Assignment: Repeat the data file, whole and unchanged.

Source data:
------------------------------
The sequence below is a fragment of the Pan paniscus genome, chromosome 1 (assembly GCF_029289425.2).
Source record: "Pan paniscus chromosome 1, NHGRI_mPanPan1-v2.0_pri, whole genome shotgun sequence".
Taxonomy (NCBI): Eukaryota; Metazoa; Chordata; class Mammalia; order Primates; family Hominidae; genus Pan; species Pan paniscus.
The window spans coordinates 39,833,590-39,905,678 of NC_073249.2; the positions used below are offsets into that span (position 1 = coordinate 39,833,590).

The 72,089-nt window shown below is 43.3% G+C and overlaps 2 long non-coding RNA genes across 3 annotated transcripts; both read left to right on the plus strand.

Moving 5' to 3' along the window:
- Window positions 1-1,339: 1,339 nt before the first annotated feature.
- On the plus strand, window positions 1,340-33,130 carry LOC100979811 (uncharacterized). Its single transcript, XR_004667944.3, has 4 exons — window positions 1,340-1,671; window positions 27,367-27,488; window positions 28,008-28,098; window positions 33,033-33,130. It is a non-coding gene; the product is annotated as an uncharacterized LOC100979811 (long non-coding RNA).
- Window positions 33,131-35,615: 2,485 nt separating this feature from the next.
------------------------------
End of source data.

The sequence below is a fragment of the Pan paniscus genome, chromosome 1 (assembly GCF_029289425.2).
Source record: "Pan paniscus chromosome 1, NHGRI_mPanPan1-v2.0_pri, whole genome shotgun sequence".
Taxonomy (NCBI): Eukaryota; Metazoa; Chordata; class Mammalia; order Primates; family Hominidae; genus Pan; species Pan paniscus.
The window spans coordinates 39,833,590-39,905,678 of NC_073249.2; the positions used below are offsets into that span (position 1 = coordinate 39,833,590).

The 72,089-nt window shown below is 43.3% G+C and overlaps 2 long non-coding RNA genes across 3 annotated transcripts; both read left to right on the plus strand.

Moving 5' to 3' along the window:
- Window positions 1-1,339: 1,339 nt before the first annotated feature.
- On the plus strand, window positions 1,340-33,130 carry LOC100979811 (uncharacterized). Its single transcript, XR_004667944.3, has 4 exons — window positions 1,340-1,671; window positions 27,367-27,488; window positions 28,008-28,098; window positions 33,033-33,130. It is a non-coding gene; the product is annotated as an uncharacterized LOC100979811 (long non-coding RNA).
- Window positions 33,131-35,615: 2,485 nt separating this feature from the next.